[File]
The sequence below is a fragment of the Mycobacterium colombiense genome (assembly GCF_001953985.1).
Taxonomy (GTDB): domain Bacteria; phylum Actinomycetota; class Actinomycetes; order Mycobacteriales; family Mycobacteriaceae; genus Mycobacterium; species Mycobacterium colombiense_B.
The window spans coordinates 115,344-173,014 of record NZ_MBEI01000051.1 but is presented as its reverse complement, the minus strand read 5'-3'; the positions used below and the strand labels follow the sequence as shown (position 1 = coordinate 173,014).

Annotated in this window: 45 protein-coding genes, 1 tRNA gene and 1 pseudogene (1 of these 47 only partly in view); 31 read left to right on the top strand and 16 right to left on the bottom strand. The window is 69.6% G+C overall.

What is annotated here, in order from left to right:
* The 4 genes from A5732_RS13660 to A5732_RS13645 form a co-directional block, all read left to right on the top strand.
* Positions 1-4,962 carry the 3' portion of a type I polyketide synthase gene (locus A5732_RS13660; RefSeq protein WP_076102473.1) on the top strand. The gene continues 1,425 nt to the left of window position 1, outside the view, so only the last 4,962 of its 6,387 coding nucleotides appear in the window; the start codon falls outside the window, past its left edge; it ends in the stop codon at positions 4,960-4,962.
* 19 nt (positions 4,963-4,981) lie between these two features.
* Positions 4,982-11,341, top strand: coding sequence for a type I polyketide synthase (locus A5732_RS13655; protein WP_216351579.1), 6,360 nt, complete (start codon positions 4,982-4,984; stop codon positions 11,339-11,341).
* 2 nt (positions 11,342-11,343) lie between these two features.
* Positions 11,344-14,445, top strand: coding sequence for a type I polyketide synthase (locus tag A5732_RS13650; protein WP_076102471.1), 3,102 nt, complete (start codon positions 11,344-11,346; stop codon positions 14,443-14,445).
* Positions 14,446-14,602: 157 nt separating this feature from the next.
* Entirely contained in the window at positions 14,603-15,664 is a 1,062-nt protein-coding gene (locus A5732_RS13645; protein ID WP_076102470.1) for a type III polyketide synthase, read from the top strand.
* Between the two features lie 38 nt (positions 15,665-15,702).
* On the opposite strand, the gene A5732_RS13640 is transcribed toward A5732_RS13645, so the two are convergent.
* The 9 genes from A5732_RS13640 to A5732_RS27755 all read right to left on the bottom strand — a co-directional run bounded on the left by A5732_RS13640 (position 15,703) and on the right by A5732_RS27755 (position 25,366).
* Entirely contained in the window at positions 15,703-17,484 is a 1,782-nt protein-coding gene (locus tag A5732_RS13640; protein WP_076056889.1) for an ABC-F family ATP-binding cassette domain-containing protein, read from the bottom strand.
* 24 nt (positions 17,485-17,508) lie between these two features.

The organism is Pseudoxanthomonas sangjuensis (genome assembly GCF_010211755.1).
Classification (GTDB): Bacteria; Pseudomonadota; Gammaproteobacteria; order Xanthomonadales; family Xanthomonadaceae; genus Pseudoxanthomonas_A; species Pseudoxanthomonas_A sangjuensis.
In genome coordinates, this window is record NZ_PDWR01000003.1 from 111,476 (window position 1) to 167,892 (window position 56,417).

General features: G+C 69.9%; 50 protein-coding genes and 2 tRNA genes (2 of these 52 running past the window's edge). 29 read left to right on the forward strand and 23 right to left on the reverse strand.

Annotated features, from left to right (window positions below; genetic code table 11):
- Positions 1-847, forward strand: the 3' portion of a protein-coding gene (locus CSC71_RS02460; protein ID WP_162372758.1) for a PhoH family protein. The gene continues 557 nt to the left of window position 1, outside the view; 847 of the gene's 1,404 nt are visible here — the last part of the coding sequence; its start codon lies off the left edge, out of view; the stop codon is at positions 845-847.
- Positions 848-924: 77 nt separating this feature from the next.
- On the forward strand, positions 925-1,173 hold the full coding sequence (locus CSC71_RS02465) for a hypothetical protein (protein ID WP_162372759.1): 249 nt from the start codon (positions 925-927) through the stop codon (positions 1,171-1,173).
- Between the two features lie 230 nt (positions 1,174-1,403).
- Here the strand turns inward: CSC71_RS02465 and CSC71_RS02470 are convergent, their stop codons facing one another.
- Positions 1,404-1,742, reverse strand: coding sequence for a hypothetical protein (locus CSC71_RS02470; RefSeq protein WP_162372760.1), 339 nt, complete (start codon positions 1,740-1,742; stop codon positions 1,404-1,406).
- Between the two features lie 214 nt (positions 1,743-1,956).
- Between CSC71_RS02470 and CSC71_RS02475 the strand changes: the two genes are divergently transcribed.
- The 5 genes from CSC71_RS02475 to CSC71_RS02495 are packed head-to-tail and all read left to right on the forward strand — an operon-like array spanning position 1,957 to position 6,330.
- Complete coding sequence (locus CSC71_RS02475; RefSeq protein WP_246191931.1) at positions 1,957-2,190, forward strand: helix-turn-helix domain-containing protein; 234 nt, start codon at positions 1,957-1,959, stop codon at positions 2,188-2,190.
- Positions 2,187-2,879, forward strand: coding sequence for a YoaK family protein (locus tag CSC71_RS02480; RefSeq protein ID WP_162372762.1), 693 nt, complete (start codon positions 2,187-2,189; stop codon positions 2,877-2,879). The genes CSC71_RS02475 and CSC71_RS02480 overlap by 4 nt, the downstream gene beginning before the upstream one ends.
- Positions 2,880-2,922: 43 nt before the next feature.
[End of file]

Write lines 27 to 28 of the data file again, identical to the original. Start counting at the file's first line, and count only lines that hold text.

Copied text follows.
- Between the two features lie 230 nt (positions 1,174-1,403).
- Here the strand turns inward: CSC71_RS02465 and CSC71_RS02470 are convergent, their stop codons facing one another.